The Senators cite that the end result will be more affordable energy, more abundant energy, and more functional energy systems that will strengthen and sustain our energy nation’s renaissance. The bipartisan Energy Policy Modernization Act will also achieve these goals in a fiscally-responsible manner.

Earlier this week the Senate Finance Committee voted 23-3 in support of legislation sponsored by Sens. Hatch, R-Utah, and Wyden, D-Ore., to extend the expired Production Tax Credit for geothermal power plants that start construction by December 31, 2016.  The Murkowski-Cantwell legislation builds upon legislative proposals introduced previously by Sens. Heller, R-Nev., Wyden, D-Ore., and Tester, D-Mont., along with several co-sponsors. The bill now awaits the Committee’s markup, expected next Tuesday.

Green Charge Networks & ChargePoint Partner

Green Charge Networks and ChargePoint have forged a partnership in the electric vehicle (EV) space. The two companies will combine EV charging with EV charging stations. The companies cite combining energy storage with EV charging will eliminate the high cost of demand charges caused by spikes in power usage. This challenge is oftentimes a barrier for EV charging installation.

Photo Credit: CarStations.com

Photo Credit: CarStations.com

“We are proud to partner with ChargePoint, whose mission is to bring convenient charging to every EV driver,” said Vic Shao, CEO at Green Charge Networks. “Having EV charging readily available at public locations, especially along highly traveled corridors, will enable further electrification and accelerate adoption of electric vehicles. The combination of energy storage with EV charging is important and necessary, especially in California where demand charges are some of the highest in the nation.”

The first customer of the combined technology is Redwood City, California. The city is focused on reduced its environmental footprint (they have their own Climate Action Plan) and electric vehicle use is one their solutions. Today, Redwood City has five EV charging stations combined with energy storage including two DC Fast Charging Stations that were installed in 2014.

Redwood City said these EV charging stations, located at the public library and in a public parking garage, are heavily used with an average of 8-10 sessions per day. Green Charge Networks’ said their intelligent energy storage is shaving multiple peaks per day (80 in May, 2015) caused by the EV charging stations. The energy storage is expected to save nearly $7,000 annually in demand charges at the five Redwood City locations alone. The Redwood City energy storage equipment and installation came at no cost to the City; rather, Green Charge’s financing model provides a zero down cost solution. Green Charge Networks installs, owns and maintains all of the energy storage equipment.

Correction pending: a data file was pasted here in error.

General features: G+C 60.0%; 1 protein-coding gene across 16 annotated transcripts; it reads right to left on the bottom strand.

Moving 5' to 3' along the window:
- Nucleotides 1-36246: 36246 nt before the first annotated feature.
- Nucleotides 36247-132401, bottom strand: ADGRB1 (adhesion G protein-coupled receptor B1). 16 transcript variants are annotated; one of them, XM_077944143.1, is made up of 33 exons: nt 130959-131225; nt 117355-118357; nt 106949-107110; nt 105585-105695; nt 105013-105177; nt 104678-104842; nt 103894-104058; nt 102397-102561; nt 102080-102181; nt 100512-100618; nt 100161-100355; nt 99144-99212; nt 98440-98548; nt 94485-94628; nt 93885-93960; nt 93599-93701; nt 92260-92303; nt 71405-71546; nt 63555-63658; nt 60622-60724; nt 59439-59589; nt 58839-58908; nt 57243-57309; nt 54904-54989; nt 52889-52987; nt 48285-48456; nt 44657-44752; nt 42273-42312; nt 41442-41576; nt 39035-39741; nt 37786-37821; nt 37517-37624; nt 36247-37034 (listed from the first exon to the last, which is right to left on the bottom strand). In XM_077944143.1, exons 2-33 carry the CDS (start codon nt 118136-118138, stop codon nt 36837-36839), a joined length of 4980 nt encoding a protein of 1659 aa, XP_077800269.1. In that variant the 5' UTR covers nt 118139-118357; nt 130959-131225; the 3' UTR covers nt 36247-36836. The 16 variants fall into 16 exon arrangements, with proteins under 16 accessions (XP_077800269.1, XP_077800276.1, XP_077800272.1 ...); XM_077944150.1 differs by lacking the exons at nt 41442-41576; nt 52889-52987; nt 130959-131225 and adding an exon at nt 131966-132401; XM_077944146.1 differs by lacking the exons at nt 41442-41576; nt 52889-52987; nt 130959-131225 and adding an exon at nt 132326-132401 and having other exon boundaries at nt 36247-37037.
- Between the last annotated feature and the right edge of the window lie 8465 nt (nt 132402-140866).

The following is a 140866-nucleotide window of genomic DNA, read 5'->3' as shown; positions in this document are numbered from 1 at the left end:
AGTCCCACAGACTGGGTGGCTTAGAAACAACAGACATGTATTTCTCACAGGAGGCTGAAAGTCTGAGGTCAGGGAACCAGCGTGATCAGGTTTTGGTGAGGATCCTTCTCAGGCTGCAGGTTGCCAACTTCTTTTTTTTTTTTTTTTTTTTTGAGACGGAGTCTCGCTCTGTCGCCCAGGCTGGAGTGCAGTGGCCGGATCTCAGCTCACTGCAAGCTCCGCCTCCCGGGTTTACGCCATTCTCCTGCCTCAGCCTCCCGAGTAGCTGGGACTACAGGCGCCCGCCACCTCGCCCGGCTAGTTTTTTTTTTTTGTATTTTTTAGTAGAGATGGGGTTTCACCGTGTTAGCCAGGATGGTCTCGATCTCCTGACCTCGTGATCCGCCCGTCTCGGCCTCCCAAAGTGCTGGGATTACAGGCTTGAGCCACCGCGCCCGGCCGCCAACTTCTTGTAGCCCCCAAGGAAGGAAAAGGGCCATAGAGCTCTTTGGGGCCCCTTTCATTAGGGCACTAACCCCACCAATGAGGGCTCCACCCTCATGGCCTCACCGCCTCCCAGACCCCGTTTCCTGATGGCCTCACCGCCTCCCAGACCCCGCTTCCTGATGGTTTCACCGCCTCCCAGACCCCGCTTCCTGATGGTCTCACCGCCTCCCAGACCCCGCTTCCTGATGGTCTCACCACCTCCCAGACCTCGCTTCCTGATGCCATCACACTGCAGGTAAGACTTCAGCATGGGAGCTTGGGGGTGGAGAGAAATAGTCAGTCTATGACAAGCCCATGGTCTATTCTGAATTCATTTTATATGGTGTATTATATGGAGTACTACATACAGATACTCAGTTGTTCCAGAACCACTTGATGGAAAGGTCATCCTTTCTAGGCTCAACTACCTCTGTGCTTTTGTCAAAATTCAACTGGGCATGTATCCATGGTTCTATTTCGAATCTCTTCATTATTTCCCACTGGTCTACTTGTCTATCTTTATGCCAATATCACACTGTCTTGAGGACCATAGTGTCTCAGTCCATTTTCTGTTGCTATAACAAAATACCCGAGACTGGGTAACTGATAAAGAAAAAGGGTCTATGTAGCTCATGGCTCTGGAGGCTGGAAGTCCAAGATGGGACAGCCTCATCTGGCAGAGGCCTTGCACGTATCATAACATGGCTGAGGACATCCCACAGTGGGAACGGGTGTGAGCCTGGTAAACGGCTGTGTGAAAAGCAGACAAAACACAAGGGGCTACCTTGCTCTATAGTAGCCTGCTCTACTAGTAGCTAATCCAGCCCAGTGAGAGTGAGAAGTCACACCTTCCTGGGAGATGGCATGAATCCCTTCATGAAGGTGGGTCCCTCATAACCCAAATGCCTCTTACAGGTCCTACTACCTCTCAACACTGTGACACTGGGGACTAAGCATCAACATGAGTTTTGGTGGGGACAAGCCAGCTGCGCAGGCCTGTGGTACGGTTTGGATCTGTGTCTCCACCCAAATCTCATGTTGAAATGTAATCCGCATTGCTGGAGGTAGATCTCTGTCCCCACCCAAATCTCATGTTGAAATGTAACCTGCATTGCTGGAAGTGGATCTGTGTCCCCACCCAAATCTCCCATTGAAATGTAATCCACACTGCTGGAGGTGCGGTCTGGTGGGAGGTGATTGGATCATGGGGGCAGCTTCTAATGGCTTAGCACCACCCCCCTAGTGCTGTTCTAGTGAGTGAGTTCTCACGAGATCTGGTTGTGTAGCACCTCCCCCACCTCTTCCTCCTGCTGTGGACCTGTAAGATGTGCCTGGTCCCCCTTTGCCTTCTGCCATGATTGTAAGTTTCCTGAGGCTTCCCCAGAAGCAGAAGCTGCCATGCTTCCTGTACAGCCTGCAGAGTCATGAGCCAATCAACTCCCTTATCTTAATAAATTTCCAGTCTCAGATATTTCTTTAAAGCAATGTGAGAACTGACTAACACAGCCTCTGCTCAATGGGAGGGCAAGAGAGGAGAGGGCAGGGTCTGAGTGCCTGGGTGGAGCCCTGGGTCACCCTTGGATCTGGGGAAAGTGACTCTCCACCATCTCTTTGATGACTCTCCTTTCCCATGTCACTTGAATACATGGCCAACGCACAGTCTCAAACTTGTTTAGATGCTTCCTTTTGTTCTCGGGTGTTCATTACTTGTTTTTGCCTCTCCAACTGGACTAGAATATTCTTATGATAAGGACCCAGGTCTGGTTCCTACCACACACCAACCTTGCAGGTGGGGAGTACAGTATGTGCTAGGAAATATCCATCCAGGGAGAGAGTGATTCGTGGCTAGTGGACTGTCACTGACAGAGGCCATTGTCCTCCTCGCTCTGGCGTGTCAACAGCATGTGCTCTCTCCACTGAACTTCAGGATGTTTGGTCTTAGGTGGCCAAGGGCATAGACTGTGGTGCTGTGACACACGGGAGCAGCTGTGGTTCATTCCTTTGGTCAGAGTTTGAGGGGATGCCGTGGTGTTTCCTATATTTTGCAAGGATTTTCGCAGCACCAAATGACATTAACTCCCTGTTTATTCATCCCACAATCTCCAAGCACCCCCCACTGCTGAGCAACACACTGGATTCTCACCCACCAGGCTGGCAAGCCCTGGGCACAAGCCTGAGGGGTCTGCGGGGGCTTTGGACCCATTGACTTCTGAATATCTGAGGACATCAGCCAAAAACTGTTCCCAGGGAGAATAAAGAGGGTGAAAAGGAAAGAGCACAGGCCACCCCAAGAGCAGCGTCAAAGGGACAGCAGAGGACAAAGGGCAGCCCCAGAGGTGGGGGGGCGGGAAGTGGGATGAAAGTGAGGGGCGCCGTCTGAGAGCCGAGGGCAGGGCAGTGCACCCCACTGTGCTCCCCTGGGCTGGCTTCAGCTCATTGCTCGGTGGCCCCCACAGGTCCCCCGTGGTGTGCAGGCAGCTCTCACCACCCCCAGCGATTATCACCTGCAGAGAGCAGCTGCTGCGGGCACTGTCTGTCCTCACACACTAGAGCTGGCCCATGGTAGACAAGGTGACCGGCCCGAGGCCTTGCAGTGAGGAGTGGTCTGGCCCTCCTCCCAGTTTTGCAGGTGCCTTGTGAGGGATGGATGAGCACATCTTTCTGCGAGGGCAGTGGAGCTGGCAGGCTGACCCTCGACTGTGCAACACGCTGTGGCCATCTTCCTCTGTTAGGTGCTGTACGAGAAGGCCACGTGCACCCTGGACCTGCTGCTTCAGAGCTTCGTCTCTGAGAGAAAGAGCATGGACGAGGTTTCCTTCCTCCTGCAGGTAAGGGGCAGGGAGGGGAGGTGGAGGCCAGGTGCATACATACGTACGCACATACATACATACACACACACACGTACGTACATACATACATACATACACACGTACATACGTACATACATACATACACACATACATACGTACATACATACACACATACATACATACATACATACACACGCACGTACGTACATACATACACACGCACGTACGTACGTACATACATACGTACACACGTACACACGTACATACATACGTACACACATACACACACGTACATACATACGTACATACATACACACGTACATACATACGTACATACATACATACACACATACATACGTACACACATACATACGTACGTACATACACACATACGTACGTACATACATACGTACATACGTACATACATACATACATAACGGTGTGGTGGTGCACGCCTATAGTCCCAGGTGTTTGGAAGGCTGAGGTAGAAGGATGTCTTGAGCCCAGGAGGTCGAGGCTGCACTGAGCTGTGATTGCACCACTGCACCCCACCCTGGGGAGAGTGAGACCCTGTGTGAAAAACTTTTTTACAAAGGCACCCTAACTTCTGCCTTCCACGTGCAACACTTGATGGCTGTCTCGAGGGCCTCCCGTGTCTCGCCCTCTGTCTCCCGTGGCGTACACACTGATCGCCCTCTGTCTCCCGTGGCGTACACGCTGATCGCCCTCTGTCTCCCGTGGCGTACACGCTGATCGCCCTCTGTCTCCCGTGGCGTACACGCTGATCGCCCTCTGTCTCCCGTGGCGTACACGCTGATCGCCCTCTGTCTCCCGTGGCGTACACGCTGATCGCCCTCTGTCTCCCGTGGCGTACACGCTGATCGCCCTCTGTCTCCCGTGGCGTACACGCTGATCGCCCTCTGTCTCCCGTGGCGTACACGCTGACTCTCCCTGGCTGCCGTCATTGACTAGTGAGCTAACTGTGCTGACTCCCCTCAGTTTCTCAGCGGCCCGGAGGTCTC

“By combining EV charging and energy storage to reduce consumption during peak hours, businesses can save money,” added Pasquale Romano, ChargePoint CEO. “This can significantly reduce the cost for a business to offer EV charging thereby increasing EV adoption while promoting grid stability.”

PG&E Donates Solar to Habitat Homes

Pacific Gas and Electric Company (PG&E) has donated $1 million to support the installation of rooftop solar on 79 homes with 18 different Habitat for Humanity local affiliates throughout Northern and Central California. The company said its Solar Habitat Program, in partnership with Habitat for Humanity, is making affordable housing and solar energy a reality for deserving families, particularly in neighborhoods that have been historically underserved and overlooked.

PG&E is proud to support Habitat for Humanity’s mission of making homeownership a reality for deserving families. Our sustained collaboration on the Solar Habitat Program allows these homes to be both financially and environmentally sustainable. Together, we’re building a cleaner, brighter future for the people of California,” said PG&E Corporation Chairman, CEO and President Tony Earley.

PG&E employee volunteers help to put in landscaping on a Habitat home equipped with solar panels in San Luis Obispo, Calif.

PG&E employee volunteers help to put in landscaping on a Habitat home equipped with solar panels in San Luis Obispo, Calif.

The company has been supporting the housing program for more than 10 years. Today, they are the exclusive solar partner for Habitat for Humanity and to date, more than 660 new homes have been built with solar energy.

“Thanks to our partnership with PG&E and the Solar Habitat program, Habitat homeowners spend less on electricity and that helps us keep the overall cost of homeownership low. This is a critical piece of the overall affordability of Habitat homes,” said Phillip Kilbridge, CEO of Habitat for Humanity Greater San Francisco.